Every Stripe issue invites a flood of complaints, which is fine, but... try Better Business Bureau. They have a tracking process, they keep score, they assign a grade.

By the way, Stripe responses to BBB complaints are hilarious [1]. Most of the ones I read close with an identical snippet of text dismissing the claim as "baseless", even when they admit they made a mistake. It's astonishingly inept and says a lot about the attitude toward the customer.

[1] https://www.bbb.org/us/ca/san-francisco/profile/payment-proc...

last time I did this, the business in question threatened with legal action and I realized BBB was NOT on the consumers side.

BBB gets money from businesses who pay for their accreditation, similar to how Yelp magically helps remove bad reviews when you pay for their services. It's a total conflict of interest. They are technically a non-profit, but that doesn't mean there execs aren't getting paid handsomely.

(I worked for Yelp for over eight years, knew large parts of the codebase, and never once saw any evidence that it was possible to pay to remove bad reviews.)

I also worked for Yelp as an eng, and I used to say the same thing until I personally had my negative review removed from a business page for a paying advertiser by the User Ops team

Did you search the codebase for calls to pay_to_remove_bad_reviews?

This issue has been preventing new subscriptions for our company since around 1pm PT. We’re seeing an error loading our origin address within Stripe Tax settings as well, which might be helpful for identifying the source of the problem.

Glad I didn't launch the finclout promotion on AppSumo last weekend.

Ever since patio11 pushed that dubious Stripe Atlas program that resulted in far more headache than worth (turns out Delaware is the crappiest state to incorporate) my trust in Stripe going downhill.

I think what really did it was that it took somebody a while back to post on HN about issues with Stripe regarding tax that jepordized his business to get the situation fixed.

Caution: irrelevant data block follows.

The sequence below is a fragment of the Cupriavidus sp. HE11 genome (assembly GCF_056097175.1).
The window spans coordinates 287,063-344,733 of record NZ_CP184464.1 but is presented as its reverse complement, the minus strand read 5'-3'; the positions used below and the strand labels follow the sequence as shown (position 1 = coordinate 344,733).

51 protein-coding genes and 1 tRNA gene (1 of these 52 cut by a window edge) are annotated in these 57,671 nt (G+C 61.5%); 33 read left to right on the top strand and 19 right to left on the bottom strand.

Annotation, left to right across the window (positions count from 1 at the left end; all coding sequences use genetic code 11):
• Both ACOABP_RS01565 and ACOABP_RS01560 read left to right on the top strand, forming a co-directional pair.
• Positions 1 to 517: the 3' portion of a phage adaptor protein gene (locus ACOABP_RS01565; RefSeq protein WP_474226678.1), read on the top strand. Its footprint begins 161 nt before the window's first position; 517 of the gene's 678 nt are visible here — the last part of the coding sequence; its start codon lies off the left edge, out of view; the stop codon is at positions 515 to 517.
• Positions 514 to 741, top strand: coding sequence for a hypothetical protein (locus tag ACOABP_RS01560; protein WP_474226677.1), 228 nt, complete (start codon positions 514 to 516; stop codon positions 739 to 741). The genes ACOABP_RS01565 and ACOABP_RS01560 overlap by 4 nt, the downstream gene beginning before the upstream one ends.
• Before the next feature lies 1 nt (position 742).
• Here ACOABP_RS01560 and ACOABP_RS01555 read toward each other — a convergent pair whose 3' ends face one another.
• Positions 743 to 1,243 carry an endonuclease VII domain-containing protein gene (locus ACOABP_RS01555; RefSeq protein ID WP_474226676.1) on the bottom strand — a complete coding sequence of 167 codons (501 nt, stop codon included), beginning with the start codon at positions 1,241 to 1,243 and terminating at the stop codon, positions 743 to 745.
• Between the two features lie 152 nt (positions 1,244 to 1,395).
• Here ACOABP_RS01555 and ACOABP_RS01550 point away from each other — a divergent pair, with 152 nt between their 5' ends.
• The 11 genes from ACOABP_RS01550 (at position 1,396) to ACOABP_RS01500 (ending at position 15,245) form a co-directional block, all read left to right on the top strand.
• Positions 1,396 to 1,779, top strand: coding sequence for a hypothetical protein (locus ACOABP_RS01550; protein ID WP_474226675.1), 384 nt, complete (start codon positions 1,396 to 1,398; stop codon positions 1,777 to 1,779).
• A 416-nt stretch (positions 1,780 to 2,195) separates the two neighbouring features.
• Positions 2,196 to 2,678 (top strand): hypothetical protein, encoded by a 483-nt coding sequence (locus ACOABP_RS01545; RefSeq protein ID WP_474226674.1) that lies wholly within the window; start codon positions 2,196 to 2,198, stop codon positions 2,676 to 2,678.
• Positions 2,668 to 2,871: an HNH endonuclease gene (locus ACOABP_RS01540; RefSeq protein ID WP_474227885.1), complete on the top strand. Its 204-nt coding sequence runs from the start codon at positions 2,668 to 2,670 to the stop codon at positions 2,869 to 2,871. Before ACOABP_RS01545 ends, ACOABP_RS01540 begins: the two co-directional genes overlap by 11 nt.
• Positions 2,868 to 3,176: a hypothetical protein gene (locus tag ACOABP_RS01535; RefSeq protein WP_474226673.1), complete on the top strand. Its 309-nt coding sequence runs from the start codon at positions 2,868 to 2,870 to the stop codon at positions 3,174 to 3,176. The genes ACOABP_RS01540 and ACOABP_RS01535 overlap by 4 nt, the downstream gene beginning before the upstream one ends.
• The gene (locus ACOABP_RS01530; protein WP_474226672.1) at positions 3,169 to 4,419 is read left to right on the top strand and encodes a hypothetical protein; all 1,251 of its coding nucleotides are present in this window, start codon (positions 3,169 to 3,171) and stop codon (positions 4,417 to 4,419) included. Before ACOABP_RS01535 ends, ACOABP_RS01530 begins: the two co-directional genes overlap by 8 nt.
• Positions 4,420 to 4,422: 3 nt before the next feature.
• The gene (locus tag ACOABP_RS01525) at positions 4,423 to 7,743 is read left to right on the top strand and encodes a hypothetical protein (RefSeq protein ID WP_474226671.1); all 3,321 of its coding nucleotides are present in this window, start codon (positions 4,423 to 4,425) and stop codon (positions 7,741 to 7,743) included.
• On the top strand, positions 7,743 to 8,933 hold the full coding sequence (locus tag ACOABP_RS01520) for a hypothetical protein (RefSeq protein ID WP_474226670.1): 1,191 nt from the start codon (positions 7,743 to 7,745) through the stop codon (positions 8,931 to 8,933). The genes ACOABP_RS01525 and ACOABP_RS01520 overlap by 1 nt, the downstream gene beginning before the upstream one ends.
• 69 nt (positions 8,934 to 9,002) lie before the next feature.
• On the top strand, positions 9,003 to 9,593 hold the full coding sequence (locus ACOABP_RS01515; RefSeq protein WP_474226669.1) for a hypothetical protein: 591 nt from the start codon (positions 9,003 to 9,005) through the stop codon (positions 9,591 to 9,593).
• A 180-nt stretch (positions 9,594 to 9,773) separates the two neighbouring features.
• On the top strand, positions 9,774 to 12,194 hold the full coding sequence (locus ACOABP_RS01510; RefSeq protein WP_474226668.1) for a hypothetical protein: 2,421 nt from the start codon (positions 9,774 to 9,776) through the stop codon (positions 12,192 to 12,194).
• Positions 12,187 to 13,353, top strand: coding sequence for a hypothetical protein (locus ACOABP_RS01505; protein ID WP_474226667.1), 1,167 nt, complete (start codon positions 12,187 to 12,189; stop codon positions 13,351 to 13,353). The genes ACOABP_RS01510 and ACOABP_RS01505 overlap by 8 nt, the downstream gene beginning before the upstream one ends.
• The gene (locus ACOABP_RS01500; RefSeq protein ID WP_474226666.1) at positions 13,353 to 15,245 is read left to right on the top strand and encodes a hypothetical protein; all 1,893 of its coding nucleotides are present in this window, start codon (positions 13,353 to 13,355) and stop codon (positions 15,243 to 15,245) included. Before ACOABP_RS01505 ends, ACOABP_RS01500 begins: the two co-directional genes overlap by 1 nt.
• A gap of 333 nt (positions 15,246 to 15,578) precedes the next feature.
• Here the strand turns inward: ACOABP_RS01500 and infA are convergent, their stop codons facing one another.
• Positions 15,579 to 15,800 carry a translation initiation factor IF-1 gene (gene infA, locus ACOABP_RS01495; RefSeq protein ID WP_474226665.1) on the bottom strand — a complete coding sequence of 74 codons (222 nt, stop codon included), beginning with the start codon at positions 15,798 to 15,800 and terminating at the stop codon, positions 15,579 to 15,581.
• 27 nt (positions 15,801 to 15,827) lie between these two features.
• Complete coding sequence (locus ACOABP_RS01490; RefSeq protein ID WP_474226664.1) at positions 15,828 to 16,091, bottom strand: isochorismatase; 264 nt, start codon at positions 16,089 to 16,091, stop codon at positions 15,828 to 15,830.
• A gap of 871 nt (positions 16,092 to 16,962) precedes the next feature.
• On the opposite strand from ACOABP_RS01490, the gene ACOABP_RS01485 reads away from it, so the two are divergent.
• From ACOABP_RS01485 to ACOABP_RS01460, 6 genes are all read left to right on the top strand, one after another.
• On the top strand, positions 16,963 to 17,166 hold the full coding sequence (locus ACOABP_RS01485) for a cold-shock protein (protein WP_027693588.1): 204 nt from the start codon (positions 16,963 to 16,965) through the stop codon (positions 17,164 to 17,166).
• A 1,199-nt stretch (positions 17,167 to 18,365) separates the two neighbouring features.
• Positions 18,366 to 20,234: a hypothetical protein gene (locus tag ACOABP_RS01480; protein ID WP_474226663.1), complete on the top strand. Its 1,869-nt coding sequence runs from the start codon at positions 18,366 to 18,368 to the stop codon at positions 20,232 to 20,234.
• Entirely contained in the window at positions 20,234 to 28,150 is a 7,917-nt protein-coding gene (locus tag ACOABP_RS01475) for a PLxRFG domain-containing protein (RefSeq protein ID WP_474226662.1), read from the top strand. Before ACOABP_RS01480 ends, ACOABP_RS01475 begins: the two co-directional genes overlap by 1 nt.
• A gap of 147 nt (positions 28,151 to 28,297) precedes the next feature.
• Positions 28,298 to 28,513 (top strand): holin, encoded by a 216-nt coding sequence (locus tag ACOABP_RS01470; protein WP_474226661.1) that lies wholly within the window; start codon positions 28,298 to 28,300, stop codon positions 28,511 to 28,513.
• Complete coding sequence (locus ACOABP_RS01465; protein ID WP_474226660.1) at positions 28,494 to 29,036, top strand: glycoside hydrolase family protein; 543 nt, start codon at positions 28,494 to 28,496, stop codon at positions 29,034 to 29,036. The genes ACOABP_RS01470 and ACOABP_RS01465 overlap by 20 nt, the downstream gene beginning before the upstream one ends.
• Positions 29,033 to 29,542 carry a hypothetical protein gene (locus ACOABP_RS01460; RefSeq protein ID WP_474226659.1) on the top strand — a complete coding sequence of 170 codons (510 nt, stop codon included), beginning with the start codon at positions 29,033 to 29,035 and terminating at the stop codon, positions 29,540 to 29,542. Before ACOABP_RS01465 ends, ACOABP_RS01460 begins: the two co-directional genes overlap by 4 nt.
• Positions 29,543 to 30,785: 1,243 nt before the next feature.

I don't know but lately it seems like so much of YC's production is just pure garbage. From coinbase to ponzi metaverses to now Stripe screwing up like this.

If anybody has alternative to Stripe please reply here, been with Stripe for almost 7 years and looking to bounce.

> If anybody has alternative to Stripe please reply here, been with Stripe for almost 7 years and looking to bounce.

I still use what everyone used before Stripe: a "merchant account" from an ISO/MSP of a bank. Google "interchange plus merchant account" to find a hundred options. You pay some fixed markup over interchange rates set by the card networks, as low as 0.05% + $0.21 to charge a debit or check card for example. Quite a bit of savings over Stripe for most card mixes...

I used to recommend Spreedly to go with that, a payment gateway agnostic credit card vault so you can take your customers with you if you switch merchant accounts or payment gateways in the future, but they turned toxic over the years. Seemingly only care about enterprise customers, their sales/support team I've interacted with are useless, and they raised my subscription rate by over 30x without an ounce of empathy. I'm still trying to find time to replace them.

Said it elsewhere- do some research on Checkout.com

What made it a headache to incorporate in Delaware?

I incorporated in Delaware, had no issues. Likewise simple enough to close down the company when that sad day came.

I know that some Western states have better privacy laws, but those are designed for setting up tax shelters, not corporations you hope to scale.

just search on HN about patio11's Stripe Atlas and several blogs talking about how much of a headache delaware is compared to other states

Look into Paddle. They handle payments, subscriptions, sales tax + invoicing and you can set your business up from virtually anywhere in the world. They act as a merchant of record, meaning they don't just calculate the tax owed they pay it on your behalf too. So even if there is a miscalculation, nobodys business is jeopardised and Paddle take full liability :) Shoot me an email if you want to chat nick.read@ paddle.com

Don't know if it works for your use case but I've been pretty happy with cardknox

Is Wyoming better in that respect?

Still down it seems, Deliveroo payments are failing in Belgium.

Did they gave some kind of statement what might be the problem?

We recently contacted their sales team with intention to re-work pricing. We did not mention that in first mail and got immediate response. When we mentioned we want to negotiate pricing, noone has responded in months now.

Love Stripe.

But their record on de-platforming people for dubious reasons is not great.